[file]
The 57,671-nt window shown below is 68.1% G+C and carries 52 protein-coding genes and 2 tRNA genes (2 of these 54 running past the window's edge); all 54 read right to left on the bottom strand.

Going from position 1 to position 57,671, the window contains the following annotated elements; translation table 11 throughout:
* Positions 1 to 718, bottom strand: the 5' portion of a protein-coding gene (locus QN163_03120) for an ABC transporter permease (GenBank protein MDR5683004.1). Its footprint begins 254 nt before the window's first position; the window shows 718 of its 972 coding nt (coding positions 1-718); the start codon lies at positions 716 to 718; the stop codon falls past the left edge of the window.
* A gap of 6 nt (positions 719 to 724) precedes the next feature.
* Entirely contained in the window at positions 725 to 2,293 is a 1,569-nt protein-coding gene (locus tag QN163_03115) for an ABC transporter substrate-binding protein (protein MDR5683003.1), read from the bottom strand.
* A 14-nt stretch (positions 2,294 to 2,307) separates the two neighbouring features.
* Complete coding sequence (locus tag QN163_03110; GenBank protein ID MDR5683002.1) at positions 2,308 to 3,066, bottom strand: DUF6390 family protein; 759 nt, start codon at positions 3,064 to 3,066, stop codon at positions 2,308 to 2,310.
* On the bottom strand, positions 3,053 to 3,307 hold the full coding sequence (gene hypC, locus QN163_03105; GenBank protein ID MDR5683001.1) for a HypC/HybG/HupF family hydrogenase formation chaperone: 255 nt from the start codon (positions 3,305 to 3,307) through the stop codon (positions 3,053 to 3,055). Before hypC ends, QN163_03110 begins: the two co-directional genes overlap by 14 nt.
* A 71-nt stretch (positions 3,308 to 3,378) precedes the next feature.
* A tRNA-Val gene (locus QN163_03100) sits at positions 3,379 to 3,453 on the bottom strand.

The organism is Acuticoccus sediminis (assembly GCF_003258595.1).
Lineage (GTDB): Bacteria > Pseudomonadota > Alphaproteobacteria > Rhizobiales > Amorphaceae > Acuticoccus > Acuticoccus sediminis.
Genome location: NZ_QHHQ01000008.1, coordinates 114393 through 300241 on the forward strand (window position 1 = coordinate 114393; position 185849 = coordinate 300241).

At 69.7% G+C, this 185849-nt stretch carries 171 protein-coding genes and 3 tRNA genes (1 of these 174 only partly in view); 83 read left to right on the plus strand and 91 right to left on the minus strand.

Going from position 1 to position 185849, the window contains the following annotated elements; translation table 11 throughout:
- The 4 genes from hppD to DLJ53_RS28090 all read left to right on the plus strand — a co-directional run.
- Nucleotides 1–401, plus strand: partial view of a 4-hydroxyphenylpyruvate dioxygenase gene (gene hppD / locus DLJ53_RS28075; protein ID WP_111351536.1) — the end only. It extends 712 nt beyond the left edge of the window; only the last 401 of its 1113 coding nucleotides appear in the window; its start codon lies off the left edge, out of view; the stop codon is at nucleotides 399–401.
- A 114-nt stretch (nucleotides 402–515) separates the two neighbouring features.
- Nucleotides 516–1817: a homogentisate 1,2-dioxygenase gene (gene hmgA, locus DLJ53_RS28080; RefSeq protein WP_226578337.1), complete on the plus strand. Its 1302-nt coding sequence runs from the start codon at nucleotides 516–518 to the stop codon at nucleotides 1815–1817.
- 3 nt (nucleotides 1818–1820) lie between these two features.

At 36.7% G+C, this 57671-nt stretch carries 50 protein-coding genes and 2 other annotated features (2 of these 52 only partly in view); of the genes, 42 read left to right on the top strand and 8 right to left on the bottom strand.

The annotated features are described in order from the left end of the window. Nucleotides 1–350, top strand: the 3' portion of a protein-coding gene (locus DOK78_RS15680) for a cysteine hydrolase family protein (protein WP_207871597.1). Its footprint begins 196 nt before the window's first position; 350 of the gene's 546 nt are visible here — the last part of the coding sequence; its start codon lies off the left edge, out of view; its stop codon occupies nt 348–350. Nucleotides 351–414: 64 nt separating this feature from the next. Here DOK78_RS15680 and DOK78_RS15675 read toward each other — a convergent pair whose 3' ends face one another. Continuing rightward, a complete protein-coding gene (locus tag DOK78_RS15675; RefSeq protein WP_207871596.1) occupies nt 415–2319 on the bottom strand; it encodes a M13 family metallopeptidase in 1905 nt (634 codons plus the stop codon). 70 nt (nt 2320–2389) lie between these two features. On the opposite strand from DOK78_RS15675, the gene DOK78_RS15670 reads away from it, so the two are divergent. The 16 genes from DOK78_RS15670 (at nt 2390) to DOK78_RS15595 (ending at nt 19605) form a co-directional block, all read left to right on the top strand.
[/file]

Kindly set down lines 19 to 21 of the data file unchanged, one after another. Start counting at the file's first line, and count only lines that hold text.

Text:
- Nucleotides 516–1817: a homogentisate 1,2-dioxygenase gene (gene hmgA, locus DLJ53_RS28080; RefSeq protein WP_226578337.1), complete on the plus strand. Its 1302-nt coding sequence runs from the start codon at nucleotides 516–518 to the stop codon at nucleotides 1815–1817.
- 3 nt (nucleotides 1818–1820) lie between these two features.

At 36.7% G+C, this 57671-nt stretch carries 50 protein-coding genes and 2 other annotated features (2 of these 52 only partly in view); of the genes, 42 read left to right on the top strand and 8 right to left on the bottom strand.